Mark McCrum speaks with James McConnachie about his long term background efforts in fiction, his experiences with self-publishing and how to do it properly, finding success in genre fiction and his openness to whatever comes next.
Science Fiction is still occasionally dismissed as a ‘popular’ genre, without literary merit. Brian Clegg considers why this is and suggests it is time for a change of attitude.
Why do some writers choose to use a name other than the one they were born with for their writing? John Pilkington looks at some of the reasons why authors throughout history have adopted pseudonyms, and wonders if it has something to do with the need to reinvent oneself.
Faced with the perennial question for writers of ‘how do you come up with your plots?’ David Davies considers his own and others’ practice, and finds that it depends very much on the kind of writer you are, as to whether you spend months on research and planning before putting pen to paper, or rely on that moment of inspiration to set your story in motion.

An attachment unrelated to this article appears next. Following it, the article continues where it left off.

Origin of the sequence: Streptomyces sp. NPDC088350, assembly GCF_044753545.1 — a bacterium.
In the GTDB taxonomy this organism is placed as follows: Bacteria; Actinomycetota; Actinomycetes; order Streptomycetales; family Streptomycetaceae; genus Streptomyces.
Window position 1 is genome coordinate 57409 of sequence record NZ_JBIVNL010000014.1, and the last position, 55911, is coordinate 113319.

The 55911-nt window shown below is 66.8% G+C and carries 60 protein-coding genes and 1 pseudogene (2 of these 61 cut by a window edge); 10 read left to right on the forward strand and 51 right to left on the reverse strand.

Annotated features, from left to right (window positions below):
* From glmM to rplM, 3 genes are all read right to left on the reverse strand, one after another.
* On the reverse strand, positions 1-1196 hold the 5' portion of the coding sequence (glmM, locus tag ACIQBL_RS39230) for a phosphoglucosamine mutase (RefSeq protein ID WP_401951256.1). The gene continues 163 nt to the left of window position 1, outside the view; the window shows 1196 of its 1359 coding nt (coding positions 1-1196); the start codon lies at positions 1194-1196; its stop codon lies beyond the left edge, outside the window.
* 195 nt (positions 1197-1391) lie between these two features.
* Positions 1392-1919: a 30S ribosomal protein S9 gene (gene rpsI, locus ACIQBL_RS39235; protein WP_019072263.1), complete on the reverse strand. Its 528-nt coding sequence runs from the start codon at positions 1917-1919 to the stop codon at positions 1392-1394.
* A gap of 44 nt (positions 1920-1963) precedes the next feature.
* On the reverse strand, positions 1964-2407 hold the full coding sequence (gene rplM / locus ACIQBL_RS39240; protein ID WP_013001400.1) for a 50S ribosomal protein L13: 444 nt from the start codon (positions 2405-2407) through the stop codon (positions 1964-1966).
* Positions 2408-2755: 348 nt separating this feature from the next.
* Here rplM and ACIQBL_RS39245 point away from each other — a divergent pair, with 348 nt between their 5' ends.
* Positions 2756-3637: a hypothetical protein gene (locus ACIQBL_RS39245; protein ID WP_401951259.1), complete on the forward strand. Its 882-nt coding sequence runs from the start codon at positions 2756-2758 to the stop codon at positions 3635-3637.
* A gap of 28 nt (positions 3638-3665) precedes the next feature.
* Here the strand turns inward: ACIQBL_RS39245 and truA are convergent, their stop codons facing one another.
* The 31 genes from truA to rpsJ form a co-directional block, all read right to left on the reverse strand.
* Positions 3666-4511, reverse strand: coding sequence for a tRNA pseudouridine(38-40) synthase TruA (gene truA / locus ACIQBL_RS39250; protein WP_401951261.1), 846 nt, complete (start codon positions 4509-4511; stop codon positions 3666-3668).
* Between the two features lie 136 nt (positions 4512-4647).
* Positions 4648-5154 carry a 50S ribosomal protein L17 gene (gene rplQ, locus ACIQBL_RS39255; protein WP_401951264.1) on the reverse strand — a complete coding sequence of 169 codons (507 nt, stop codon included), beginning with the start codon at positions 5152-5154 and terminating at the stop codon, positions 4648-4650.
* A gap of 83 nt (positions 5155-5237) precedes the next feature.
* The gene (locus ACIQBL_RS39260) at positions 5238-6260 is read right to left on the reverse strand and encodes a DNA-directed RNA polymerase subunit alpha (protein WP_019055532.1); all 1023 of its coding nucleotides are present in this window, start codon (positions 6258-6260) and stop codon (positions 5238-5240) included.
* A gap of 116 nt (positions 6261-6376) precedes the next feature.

As a transracial adoptee, Katharine Quarmby wondered if her family stories – Yugoslav, English, Iranian – really belonged to her. Looking back, she asks herself which stories were real and which imagined, and concludes that adoption ‘cannot make you a writer, but it can help’.